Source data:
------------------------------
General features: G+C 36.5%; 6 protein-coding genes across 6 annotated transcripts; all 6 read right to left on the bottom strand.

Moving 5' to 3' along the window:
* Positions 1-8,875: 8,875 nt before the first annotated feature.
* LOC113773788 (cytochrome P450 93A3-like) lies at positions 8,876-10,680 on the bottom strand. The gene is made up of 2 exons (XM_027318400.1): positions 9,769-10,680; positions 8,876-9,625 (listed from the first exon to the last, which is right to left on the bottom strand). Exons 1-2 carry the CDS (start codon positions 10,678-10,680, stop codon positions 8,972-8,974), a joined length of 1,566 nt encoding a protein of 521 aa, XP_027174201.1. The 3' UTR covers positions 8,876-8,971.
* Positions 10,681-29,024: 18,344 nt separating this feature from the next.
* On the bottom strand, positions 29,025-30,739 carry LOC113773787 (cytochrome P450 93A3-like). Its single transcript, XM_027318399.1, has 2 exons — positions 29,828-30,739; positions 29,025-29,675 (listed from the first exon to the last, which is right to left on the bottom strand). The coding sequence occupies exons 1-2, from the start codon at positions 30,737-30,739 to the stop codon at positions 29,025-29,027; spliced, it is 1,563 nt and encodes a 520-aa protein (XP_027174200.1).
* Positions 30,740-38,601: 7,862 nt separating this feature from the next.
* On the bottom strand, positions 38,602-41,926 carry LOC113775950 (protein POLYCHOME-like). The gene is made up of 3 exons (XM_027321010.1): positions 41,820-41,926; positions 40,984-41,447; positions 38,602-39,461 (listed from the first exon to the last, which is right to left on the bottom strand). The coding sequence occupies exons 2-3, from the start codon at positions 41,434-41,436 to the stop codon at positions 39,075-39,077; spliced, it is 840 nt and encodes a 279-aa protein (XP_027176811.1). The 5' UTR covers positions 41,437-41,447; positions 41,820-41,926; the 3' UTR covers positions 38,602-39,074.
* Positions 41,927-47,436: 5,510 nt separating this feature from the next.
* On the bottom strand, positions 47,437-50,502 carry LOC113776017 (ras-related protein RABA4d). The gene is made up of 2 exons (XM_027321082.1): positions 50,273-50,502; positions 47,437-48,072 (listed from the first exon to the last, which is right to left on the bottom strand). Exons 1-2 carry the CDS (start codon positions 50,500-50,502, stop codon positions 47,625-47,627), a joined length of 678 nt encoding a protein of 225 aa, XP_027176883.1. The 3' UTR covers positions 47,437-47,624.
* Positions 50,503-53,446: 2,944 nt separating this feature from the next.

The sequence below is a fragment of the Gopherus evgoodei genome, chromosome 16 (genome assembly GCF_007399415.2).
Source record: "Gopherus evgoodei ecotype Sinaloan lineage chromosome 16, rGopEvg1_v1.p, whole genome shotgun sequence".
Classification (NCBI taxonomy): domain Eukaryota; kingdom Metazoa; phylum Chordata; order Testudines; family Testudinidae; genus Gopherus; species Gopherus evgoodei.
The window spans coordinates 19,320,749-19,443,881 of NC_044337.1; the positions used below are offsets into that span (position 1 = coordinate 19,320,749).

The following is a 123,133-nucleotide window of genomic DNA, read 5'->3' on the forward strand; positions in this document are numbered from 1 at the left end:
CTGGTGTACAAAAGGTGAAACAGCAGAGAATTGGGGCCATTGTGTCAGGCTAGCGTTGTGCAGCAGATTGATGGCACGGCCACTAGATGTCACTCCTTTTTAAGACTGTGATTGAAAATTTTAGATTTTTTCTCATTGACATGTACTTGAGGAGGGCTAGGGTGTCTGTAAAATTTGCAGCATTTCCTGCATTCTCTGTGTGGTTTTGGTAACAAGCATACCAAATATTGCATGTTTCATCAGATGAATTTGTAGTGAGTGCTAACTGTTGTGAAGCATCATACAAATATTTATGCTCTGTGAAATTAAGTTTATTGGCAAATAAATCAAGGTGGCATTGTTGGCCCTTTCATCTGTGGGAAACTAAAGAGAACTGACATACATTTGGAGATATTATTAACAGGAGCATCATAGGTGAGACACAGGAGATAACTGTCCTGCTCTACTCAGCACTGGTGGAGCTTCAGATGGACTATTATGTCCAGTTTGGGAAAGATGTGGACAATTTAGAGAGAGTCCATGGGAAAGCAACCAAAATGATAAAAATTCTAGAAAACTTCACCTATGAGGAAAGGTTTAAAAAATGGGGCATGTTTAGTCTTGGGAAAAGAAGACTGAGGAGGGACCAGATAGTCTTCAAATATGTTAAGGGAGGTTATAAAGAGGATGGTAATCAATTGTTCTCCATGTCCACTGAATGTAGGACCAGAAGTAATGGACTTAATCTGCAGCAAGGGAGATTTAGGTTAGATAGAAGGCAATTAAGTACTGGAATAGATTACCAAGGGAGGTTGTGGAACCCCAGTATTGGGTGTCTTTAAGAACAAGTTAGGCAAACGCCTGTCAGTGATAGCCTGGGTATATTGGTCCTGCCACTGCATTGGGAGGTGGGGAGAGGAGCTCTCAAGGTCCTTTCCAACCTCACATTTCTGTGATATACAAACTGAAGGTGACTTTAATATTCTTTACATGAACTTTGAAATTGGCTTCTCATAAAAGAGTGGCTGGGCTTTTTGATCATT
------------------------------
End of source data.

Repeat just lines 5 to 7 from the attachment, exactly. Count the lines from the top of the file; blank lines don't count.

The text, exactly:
* Positions 10,681-29,024: 18,344 nt separating this feature from the next.
* On the bottom strand, positions 29,025-30,739 carry LOC113773787 (cytochrome P450 93A3-like). Its single transcript, XM_027318399.1, has 2 exons — positions 29,828-30,739; positions 29,025-29,675 (listed from the first exon to the last, which is right to left on the bottom strand). The coding sequence occupies exons 1-2, from the start codon at positions 30,737-30,739 to the stop codon at positions 29,025-29,027; spliced, it is 1,563 nt and encodes a 520-aa protein (XP_027174200.1).
* Positions 30,740-38,601: 7,862 nt separating this feature from the next.